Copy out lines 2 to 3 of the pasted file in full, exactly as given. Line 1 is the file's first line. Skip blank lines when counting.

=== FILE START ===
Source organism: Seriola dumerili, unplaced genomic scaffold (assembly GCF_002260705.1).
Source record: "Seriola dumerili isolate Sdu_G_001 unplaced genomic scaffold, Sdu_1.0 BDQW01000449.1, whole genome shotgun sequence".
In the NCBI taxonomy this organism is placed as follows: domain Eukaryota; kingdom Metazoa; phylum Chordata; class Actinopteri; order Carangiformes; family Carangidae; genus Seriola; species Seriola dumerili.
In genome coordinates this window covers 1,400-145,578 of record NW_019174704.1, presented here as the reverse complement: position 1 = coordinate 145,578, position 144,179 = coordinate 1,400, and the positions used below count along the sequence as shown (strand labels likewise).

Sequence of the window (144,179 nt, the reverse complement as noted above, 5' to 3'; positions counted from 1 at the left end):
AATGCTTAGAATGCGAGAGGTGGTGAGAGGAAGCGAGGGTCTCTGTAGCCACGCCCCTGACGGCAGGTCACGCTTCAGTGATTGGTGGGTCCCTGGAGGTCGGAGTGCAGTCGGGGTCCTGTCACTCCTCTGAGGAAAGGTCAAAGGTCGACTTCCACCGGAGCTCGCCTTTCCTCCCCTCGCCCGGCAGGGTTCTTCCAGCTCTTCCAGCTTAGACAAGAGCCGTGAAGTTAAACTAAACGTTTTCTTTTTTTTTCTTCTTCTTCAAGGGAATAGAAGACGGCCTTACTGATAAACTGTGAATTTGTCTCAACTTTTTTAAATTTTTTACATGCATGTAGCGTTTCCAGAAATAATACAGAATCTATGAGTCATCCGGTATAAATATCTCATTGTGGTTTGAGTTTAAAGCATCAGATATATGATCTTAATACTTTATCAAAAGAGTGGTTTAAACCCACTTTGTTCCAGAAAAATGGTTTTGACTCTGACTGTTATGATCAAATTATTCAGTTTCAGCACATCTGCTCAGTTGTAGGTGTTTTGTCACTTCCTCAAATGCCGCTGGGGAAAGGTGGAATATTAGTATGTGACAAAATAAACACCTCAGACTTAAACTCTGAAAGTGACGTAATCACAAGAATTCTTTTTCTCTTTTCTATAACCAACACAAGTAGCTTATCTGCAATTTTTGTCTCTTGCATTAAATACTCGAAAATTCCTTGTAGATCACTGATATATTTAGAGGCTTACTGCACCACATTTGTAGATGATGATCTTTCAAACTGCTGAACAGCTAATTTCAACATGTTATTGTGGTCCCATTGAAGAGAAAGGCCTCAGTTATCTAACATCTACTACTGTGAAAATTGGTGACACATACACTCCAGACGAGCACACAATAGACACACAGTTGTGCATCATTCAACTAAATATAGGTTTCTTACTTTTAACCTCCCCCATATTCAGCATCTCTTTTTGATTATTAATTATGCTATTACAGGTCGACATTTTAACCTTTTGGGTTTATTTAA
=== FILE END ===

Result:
Source record: "Seriola dumerili isolate Sdu_G_001 unplaced genomic scaffold, Sdu_1.0 BDQW01000449.1, whole genome shotgun sequence".
In the NCBI taxonomy this organism is placed as follows: domain Eukaryota; kingdom Metazoa; phylum Chordata; class Actinopteri; order Carangiformes; family Carangidae; genus Seriola; species Seriola dumerili.